P/E10 and Market Valuation: January 2024
Here is the latest update of a popular market valuation method using the most recent Standard & Poor's "as reported" earnings and earnings estimates, and the index monthly average of daily closes for the past month. For the earnings, see the table below created from Standard & Poor's latest earnings spreadsheet.
- TTM P/E ratio = 25.2
- P/E10 ratio = 32.2
The Valuation Thesis: Price-to-Earnings Ratio
A standard way to investigate market valuation is to study the historic Price-to-Earnings (P/E) ratio using reported earnings for the trailing twelve months (TTM). Proponents of this approach ignore forward estimates because they are often based on wishful thinking, erroneous assumptions, and analyst bias.
TTM P/E Ratio
The "price" part of the P/E calculation is available in real-time on TV and the Internet. The "earnings" part, however, is more difficult to find. The authoritative source is the Standard & Poor's website, where the latest numbers are posted on the earnings page. The table here shows the TTM earnings based on "as reported" earnings and a combination of "as reported" earnings and Standard & Poor's estimates for "as reported" earnings for the next few quarters. The values for the months between are linear interpolations from the quarterly numbers.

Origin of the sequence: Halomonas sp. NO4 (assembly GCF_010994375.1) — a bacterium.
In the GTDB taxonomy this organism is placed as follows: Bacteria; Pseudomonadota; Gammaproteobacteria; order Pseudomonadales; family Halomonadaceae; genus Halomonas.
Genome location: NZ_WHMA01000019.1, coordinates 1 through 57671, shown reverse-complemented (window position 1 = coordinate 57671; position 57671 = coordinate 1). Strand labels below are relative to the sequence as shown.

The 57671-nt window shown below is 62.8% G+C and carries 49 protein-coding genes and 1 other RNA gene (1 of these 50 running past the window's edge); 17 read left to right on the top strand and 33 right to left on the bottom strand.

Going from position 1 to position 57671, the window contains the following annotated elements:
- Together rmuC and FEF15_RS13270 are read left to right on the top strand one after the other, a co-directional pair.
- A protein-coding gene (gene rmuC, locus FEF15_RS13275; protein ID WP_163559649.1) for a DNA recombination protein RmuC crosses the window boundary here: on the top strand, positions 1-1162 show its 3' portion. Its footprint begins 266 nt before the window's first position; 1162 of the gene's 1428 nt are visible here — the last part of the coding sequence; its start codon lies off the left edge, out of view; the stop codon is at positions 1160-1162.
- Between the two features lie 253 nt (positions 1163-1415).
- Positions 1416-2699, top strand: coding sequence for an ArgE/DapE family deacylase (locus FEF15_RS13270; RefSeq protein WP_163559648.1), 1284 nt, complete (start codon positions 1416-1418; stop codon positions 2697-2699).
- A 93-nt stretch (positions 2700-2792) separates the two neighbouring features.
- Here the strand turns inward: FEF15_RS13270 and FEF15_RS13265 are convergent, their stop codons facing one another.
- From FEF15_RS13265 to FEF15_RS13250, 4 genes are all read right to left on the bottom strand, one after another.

The average P/E ratio since the 1870's has been about 16.0. But the disconnect between price and TTM earnings during much of 2009 was so extreme that the P/E ratio was in triple digits — as high as the 120s — in the Spring of 2009. In 1999, a few months before the top of the Tech Bubble, the conventional P/E ratio hit 34. It peaked close to 47 two years after the market topped out. The most recent peak occurred at the end of 2020 where the P/E ratio hit 39.3.
As these examples illustrate, in times of critical importance, the conventional P/E ratio often lags the index to the point of being useless as a value indicator. "Why the lag?" you may wonder. "How can the P/E be at a record high after the price has fallen so far?" The explanation is simple. Earnings fell faster than price. In fact, the negative earnings of 2008 Q4 (-$23.25) is something that had never happened before in the history of the S&P 500.
Let's look at a chart to illustrate the unsuitability of the TTM P/E as a consistent indicator of market valuation.